When you have a lesson with me and hear me yell “reach” after you’ve bent and fallen, you know that I mean to (1) “snap” your arms from your shoulders and (2) lead with your hands. You want your hand placement in a BHS to be on point every time, so why are you focusing on your arms? When we throw something, is it not true that we’re more focused on the object being thrown than the arm that’s doing the throwing? I get it, us coaches say “throw” your arms to signify the speed with which we want your arms reaching back. But check this out. When we say “arms”, our brain’s default association goes straight to the bicep, that’s what we think of when we say arm. “Oh, my arm hurts” is something we hear when we see folks grabbing from the elbow up, not their wrists. If our wrists hurt, we say wrists. If our elbows hurt, we say elbows.

Now, check this out: what’s at the end of your arms? Your hands. What’s closer to your shoulder: your bicep or your hands? Exactly. So when you have to get your hands from down by your hips all the way to above your head in a split second, what has the farther distance to travel? Your hands! So, when you’re thinking about reaching into your BHS, don’t think about throwing your arms. If anything, think about throwing your hands! So it’s not unlike throwing a ball now, where your main focus is what’s being thrown. Since it’s our hands that have the farther distance to travel, we’ll subconsciously work harder at getting them up and behind our ears than we would had we just been focusing on our arms.

4. Not “standing” into your skill all the way through your Big Toes

That’s right, stand! Throughout this article, we’ve talked a lot about word association and the role having good rhetoric plays in the understanding and proper execution of a skill. When we say “jump”, your brain thinks of a full bodied motion. But in BHS’s, we want tight, controlled motions that focus on explosive, centralized power. Case in point, at this point of your BHS, your legs are bent, your weight is in your toes and your hands are behind your ears. For you to do a full bodied jump at this point would cause you to drop your bum, put your weight BACK into your heels and drop your head back looking “up” for the ground. In other words, you’d have horrible technique that would put you at greater risk of injury.

Again, this is where rhetoric comes in. If I tell you to stand as fast as possible to get yourself off the ground, and make sure you stand all the way through your toes – you’re still inherently “jumping”, but it’s a much more focused power. That’s the type of take-off you want going into your BHS. 

5. Snapping down through your lower back instead of changing your shape!

Ah the “snap down”. How many of you have been tossed aside and told to practice these off a panel mat? I admit, I used to have a lot of girls doing this while I focused on another group during tumbling class and I kick myself for it now. Haha! Well, here’s my issue with snap downs. When you’re performing them by yourself, when you haven’t had the proper training for your upper body and core strength (and let’s face it, most novice all-star or MS/HS cheerleaders haven’t), snap downs get practiced poorly. The focus becomes less about “snapping” properly and more about getting your feet to the floor. The snap down drill off a panel mat causes athletes to (1) use their lower backs for power and support (which is horrible for your lower back) and (2) teaches them that the “snapping” motion comes from the hips, since most will pivot at the hips to get their feet to the floor. In some bad cases, it causes athletes to use their knees to initiate the snap. ALL WRONG, haha!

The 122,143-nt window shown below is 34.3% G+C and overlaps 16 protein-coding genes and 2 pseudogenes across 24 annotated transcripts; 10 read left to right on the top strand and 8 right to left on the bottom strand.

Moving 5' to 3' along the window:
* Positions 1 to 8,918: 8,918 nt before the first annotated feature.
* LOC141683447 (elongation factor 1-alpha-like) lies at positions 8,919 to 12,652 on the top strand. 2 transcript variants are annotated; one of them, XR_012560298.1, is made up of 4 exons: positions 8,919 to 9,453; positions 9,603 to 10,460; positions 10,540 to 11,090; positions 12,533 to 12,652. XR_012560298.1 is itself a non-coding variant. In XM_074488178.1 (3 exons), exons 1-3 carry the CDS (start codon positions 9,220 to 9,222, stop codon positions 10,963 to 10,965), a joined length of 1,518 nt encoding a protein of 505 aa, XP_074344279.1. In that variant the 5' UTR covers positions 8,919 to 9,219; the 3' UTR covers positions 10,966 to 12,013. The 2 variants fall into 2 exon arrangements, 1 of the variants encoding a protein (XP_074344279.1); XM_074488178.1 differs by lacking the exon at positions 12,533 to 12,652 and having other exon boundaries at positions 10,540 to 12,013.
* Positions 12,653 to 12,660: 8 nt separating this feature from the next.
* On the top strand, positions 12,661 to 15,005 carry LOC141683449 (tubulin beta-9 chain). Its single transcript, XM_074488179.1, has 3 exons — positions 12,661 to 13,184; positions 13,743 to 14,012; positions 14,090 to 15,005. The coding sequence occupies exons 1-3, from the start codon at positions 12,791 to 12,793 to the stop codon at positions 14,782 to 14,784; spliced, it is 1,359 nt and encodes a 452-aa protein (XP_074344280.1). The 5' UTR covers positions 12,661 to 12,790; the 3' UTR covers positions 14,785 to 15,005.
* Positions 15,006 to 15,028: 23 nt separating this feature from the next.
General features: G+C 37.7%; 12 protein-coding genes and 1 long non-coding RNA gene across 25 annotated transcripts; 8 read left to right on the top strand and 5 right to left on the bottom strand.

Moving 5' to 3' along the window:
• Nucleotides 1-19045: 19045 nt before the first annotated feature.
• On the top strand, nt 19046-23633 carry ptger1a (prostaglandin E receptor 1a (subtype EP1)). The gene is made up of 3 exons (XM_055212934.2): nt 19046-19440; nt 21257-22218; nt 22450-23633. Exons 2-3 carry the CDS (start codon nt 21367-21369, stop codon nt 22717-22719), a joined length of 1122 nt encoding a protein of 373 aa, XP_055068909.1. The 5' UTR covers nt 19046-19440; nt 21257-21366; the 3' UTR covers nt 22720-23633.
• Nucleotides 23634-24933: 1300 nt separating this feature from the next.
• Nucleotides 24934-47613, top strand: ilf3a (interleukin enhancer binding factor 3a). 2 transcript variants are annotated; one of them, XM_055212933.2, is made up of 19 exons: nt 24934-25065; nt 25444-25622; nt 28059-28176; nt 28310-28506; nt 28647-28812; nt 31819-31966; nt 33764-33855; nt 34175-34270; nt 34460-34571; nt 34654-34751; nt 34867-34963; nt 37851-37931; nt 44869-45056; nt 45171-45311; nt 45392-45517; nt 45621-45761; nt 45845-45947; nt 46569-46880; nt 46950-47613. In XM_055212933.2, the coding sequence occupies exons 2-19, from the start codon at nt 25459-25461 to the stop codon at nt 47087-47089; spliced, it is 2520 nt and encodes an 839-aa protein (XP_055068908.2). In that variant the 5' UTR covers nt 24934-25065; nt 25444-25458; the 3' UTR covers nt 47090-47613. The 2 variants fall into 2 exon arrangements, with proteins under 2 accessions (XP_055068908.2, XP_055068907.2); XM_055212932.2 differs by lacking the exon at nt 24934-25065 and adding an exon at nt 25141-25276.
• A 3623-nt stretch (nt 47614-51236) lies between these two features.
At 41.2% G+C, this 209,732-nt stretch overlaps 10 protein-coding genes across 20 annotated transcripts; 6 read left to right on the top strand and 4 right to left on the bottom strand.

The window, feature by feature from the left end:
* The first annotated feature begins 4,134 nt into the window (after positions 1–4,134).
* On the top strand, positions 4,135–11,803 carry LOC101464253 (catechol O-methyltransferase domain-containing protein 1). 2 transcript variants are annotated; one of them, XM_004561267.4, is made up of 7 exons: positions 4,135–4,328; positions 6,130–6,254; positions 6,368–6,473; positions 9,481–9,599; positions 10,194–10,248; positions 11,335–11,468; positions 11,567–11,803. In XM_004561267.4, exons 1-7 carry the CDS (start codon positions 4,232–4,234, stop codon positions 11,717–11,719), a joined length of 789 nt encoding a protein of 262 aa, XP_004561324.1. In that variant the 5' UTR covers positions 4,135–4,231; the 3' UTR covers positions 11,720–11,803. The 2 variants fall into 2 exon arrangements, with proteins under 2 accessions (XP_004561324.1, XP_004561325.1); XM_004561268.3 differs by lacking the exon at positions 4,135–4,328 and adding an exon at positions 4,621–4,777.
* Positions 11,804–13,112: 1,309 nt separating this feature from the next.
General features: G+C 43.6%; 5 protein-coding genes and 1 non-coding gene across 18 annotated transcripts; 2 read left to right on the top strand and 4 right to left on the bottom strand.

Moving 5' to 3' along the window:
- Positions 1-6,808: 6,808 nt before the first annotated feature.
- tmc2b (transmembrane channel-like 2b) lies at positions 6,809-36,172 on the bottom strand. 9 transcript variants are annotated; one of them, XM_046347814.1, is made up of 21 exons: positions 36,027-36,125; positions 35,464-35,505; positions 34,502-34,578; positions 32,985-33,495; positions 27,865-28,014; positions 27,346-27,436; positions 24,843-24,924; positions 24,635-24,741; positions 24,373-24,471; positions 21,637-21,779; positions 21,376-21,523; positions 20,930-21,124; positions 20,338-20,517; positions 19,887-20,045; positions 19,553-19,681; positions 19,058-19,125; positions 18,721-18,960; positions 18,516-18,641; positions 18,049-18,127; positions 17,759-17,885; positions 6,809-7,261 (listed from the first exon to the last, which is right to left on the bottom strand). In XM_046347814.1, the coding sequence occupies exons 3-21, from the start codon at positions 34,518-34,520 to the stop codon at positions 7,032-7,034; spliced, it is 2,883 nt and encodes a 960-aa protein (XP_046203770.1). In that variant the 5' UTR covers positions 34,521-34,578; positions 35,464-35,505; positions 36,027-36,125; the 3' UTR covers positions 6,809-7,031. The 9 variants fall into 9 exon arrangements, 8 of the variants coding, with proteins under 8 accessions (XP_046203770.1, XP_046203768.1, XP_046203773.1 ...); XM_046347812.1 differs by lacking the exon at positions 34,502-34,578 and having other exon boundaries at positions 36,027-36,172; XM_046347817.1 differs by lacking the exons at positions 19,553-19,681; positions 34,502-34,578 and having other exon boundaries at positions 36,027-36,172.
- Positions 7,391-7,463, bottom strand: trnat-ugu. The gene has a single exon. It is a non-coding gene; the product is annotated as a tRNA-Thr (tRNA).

This is why I’ve once again changed up the rhetoric and tell my athletes to snap from “arch to hollow”, using their “bum and tum” the whole time. 

Again, physics is remarkable. We forget that when we’re in the arched position coming out of our skill, we have a ton of momentum helping us over. We don’t have to finish the skill entirely on our own. We have momentum, force, motion, Newton’s Laws to help us finish the skill, haha. If we simply focus on snapping our bodies THROUGH OUR CORES from an arched position (which is an “allowed” position, not a forced one) to a hollow body, we can literally coast through the rest of the skill!


These five key problem areas are the foundation upon which I’ve built my 5-Step Process for teaching a back handspring. These are the 5 most common mistakes athletes make in approaching the skill, and the 5 most poorly explained motions by coaches. Learning anything new takes time, consistent practice, and the reinforcement of proper skill and execution. However, we can truncate a lot of that practice time by focusing on key problem areas and breaking the movement down into easily digestible fragments. This is the core of what Tim Ferriss teaches in his books, podcasts, and TV show! 

I stand by my coaching technique wholeheartedly. If you make these 5 key changes in your technique, I guarantee you’ll see a significant improvement in your training right away! What’s more, you might even finally be able to get that last piece of the puzzle and conquer your back handspring! 

Remember, no skill should be performed without the supervision of a qualified coach. Do NOT try these techniques on your own. I hate to say it, but it’s necessary these days, but Coach Lain is not responsible for any injuries that result from reading this article and trying these steps, either alone or with a coach.

All the best to you in your training! If you need help, don’t hesitate to contact me below or what’s better, book me to come to your team or gym and show you these principles in person!


Coach Lain is a mental performance and tumbling technique coach from Northern California. Specializing in fear management & psychology, as well as deconstructed movement, he helps student-athletes and coaches better understand their fears in an effort to outperform them confidently and consistently. His podcast, The Fear Less University™, features special guests each episode who lend their wisdom and expertise to help discuss, dissect, and examine some of life’s greatest fears. His second and newest podcast, the Coach Lain Inspires™ Inspirecast, seeks to provide listeners with a daily dose of inspiration.